A situation where you are compelled to choose between two morals, each with its own good but of equal value, is called Moral Conflict.  

Often in life, we face situations where our personal ethics is torn between two choices. Both of them have an equal weight of good-bad. The fact that you can’t choose one without damaging another is called Moral Conflict.

Moral Internal Conflict Examples

1.  Suppose you value honesty and have strictly followed it all your life. Now when in a certain situation you have to lie to save another person’s life gives rise to moral conflict.

2.  For an army person who has an ailing mother, moral failure could occur when he has to choose between taking care of his mother and protecting the country during warfare. 

Socrates, the famous Greek Philosopher refutes a moral dilemma where one is to return a borrowed weapon to a friend who is not in his right mind.

According to him, in a moral dilemma, one should value protecting others from harm instead of the commitment of repaying debts.

He maintains the opinion that protecting others from harm is the norm that takes precedence.

2. Sexual Internal Conflict 

A situation where your sexual desire and sexual beliefs do not match each other is called Sexual Conflict.

All of us have some underlying beliefs about sexuality. But our desire is not always regulated by it. Thus, in cases where your desire conflicts with your sexual belief, it gives rise to sexual conflict.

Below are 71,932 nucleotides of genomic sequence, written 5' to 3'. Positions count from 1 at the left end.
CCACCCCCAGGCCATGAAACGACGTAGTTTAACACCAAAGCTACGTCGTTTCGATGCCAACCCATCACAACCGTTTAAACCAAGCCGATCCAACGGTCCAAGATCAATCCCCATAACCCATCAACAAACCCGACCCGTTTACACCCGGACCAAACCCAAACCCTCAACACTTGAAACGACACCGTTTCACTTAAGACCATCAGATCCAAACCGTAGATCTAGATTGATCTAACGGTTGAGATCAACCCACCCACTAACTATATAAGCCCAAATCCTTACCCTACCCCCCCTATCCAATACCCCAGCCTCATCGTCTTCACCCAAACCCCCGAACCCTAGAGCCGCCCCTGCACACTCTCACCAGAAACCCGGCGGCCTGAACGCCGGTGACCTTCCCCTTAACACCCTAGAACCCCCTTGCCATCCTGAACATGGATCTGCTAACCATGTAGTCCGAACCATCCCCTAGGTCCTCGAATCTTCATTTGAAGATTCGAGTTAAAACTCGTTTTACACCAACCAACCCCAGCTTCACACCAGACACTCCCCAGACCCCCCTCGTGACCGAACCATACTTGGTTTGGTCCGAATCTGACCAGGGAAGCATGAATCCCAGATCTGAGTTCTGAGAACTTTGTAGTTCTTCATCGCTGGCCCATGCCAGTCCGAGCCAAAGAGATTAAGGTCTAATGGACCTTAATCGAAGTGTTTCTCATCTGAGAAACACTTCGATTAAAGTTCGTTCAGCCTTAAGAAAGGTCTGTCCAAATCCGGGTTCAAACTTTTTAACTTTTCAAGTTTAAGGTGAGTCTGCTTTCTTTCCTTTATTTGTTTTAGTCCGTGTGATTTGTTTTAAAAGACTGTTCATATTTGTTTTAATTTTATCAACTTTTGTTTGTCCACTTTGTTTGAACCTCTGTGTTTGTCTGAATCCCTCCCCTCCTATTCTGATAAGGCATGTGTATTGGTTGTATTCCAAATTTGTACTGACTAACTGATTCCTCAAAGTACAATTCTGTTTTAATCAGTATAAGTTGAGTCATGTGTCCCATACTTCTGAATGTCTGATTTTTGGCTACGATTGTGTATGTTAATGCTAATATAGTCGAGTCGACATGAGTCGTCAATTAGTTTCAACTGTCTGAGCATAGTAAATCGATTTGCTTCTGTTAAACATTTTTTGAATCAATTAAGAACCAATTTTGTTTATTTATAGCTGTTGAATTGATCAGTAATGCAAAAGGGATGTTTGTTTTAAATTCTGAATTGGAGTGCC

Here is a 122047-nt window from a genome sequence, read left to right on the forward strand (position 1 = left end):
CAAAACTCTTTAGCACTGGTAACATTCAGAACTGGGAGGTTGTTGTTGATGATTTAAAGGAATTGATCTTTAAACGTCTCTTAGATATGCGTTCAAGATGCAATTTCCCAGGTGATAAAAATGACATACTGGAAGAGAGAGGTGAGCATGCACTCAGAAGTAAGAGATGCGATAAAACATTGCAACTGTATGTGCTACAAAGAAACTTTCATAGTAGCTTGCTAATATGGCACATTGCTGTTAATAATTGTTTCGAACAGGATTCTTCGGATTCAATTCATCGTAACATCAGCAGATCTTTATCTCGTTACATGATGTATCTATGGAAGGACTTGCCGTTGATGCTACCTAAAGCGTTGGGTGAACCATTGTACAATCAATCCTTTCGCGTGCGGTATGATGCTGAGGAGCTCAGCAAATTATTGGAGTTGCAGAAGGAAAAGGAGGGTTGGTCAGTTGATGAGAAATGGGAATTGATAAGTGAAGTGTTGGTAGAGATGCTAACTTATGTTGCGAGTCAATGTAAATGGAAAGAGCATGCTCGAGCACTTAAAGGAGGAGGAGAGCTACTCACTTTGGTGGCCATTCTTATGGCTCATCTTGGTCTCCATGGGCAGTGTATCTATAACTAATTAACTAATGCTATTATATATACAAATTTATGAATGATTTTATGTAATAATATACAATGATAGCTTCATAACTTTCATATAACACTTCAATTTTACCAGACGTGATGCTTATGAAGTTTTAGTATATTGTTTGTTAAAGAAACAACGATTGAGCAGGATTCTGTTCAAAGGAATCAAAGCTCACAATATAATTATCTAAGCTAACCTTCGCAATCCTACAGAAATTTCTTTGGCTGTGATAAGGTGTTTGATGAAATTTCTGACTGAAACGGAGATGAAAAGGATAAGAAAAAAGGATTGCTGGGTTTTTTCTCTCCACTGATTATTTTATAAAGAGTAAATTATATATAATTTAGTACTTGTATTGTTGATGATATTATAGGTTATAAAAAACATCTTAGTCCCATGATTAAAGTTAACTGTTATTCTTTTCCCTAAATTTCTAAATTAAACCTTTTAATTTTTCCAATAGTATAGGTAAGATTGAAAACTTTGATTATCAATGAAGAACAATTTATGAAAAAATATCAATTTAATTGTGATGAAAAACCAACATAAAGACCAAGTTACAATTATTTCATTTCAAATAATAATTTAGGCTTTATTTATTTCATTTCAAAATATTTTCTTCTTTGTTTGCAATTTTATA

Sexual conflict usually overlays with other types of internal conflict, like, moral conflict, self-image conflict, and so on.

Sexual Internal Conflict Examples

1.  A person may desire sexual intercourse before marriage but may feel it is not right due to inherent beliefs or religious reasons.

2.  You might also experience a war between your religious beliefs and sexual orientation. For instance, when a person is homosexual but the religion condemns homosexuality. 

Though sexuality is a very personal thing and should not be judged based on external factors, there are some things that are highly despised like Polygamy or Rape.

3. Religious Internal conflict

The constant battle between scientific truth and a religious belief in the mind of an individual is called Religious Conflict.

When confronted with logical or scientific realities, religious conflict may emerge inside an individual who appreciates both scientific facts and religious dogmas.

Religious conflict often occurs because it spins around faith and faiths stand upon convictions of heart and intuition, making them especially delicate.

Religious Internal Conflict Examples